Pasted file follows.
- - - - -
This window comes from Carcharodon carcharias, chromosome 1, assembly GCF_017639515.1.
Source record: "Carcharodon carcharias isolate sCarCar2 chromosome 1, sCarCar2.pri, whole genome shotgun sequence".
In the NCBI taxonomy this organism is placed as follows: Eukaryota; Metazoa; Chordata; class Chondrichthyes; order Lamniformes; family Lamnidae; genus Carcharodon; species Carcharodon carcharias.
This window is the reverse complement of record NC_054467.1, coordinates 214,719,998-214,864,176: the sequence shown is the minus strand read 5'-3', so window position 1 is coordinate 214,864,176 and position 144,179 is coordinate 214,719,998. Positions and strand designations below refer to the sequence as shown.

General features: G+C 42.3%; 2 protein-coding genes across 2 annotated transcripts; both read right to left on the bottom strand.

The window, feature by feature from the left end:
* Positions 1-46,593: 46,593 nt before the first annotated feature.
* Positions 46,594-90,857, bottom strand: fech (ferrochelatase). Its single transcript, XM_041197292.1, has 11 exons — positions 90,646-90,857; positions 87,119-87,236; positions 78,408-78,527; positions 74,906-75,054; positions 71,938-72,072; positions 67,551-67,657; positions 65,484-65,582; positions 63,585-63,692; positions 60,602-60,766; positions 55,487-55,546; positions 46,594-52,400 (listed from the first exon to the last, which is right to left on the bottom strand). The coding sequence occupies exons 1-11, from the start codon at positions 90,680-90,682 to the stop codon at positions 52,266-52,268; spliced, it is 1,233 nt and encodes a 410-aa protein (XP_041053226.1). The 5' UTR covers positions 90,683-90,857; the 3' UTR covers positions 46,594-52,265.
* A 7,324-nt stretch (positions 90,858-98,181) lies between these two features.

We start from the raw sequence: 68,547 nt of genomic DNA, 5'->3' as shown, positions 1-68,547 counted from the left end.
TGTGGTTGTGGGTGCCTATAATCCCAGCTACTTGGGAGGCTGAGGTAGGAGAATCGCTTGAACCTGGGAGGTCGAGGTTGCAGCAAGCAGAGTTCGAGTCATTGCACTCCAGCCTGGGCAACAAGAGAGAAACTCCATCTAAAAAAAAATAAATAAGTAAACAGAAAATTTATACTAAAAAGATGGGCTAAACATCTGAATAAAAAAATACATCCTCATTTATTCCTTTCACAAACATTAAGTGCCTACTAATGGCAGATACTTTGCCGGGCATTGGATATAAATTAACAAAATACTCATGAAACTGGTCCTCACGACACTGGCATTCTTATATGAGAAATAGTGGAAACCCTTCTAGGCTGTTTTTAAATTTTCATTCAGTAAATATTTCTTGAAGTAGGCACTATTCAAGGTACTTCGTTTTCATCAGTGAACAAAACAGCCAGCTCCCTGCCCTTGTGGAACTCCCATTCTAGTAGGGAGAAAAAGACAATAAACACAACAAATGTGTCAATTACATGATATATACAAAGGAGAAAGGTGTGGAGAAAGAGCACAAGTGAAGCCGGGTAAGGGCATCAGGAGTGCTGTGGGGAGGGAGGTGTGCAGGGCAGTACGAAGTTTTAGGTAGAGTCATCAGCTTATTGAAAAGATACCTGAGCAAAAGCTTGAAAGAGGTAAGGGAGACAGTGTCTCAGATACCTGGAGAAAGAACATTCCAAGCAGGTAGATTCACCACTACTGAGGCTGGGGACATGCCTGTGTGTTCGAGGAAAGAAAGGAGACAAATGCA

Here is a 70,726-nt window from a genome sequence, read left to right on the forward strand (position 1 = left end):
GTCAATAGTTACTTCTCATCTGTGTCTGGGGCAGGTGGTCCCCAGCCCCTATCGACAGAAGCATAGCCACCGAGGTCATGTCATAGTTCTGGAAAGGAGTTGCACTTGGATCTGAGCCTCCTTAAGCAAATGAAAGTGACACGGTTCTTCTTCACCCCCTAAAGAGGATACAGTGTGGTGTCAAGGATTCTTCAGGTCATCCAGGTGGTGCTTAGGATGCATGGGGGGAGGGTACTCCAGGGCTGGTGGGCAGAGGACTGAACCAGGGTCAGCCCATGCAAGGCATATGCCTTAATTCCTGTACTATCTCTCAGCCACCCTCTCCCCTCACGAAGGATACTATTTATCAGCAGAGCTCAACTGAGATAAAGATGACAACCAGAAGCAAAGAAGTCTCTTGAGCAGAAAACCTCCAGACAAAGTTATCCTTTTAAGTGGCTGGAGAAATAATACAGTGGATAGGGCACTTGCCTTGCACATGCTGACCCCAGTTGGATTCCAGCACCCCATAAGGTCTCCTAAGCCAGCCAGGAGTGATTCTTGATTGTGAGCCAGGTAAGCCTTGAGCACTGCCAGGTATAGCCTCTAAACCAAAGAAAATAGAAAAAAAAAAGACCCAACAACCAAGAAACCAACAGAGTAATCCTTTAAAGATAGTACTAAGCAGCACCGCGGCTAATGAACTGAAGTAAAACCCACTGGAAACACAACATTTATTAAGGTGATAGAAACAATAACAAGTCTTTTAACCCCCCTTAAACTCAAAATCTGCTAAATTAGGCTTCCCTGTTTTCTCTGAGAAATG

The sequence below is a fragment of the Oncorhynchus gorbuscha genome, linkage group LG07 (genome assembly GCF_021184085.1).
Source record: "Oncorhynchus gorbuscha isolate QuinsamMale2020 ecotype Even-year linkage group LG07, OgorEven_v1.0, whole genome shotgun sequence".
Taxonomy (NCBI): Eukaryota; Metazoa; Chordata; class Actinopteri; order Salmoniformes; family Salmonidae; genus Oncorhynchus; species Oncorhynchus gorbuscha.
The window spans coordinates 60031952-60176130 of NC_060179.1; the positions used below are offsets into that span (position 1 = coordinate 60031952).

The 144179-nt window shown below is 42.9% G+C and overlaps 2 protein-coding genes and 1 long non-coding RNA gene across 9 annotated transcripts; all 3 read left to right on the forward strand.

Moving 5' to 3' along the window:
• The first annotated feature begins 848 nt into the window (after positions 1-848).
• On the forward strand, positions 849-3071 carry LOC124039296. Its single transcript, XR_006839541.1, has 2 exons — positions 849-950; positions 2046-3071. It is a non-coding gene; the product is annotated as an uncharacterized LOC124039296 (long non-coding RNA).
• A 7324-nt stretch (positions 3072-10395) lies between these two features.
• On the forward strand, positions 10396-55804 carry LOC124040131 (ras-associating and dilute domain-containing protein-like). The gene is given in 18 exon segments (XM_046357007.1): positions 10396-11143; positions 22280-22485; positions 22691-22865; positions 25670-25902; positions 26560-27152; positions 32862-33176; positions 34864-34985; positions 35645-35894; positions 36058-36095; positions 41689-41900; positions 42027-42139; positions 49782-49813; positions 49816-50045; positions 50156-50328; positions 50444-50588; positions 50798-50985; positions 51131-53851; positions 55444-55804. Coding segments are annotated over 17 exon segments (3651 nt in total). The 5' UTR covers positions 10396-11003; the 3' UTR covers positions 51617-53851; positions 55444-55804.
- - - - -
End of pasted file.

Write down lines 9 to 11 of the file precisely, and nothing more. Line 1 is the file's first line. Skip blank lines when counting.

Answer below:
* A 7,324-nt stretch (positions 90,858-98,181) lies between these two features.

We start from the raw sequence: 68,547 nt of genomic DNA, 5'->3' as shown, positions 1-68,547 counted from the left end.
TGTGGTTGTGGGTGCCTATAATCCCAGCTACTTGGGAGGCTGAGGTAGGAGAATCGCTTGAACCTGGGAGGTCGAGGTTGCAGCAAGCAGAGTTCGAGTCATTGCACTCCAGCCTGGGCAACAAGAGAGAAACTCCATCTAAAAAAAAATAAATAAGTAAACAGAAAATTTATACTAAAAAGATGGGCTAAACATCTGAATAAAAAAATACATCCTCATTTATTCCTTTCACAAACATTAAGTGCCTACTAATGGCAGATACTTTGCCGGGCATTGGATATAAATTAACAAAATACTCATGAAACTGGTCCTCACGACACTGGCATTCTTATATGAGAAATAGTGGAAACCCTTCTAGGCTGTTTTTAAATTTTCATTCAGTAAATATTTCTTGAAGTAGGCACTATTCAAGGTACTTCGTTTTCATCAGTGAACAAAACAGCCAGCTCCCTGCCCTTGTGGAACTCCCATTCTAGTAGGGAGAAAAAGACAATAAACACAACAAATGTGTCAATTACATGATATATACAAAGGAGAAAGGTGTGGAGAAAGAGCACAAGTGAAGCCGGGTAAGGGCATCAGGAGTGCTGTGGGGAGGGAGGTGTGCAGGGCAGTACGAAGTTTTAGGTAGAGTCATCAGCTTATTGAAAAGATACCTGAGCAAAAGCTTGAAAGAGGTAAGGGAGACAGTGTCTCAGATACCTGGAGAAAGAACATTCCAAGCAGGTAGATTCACCACTACTGAGGCTGGGGACATGCCTGTGTGTTCGAGGAAAGAAAGGAGACAAATGCA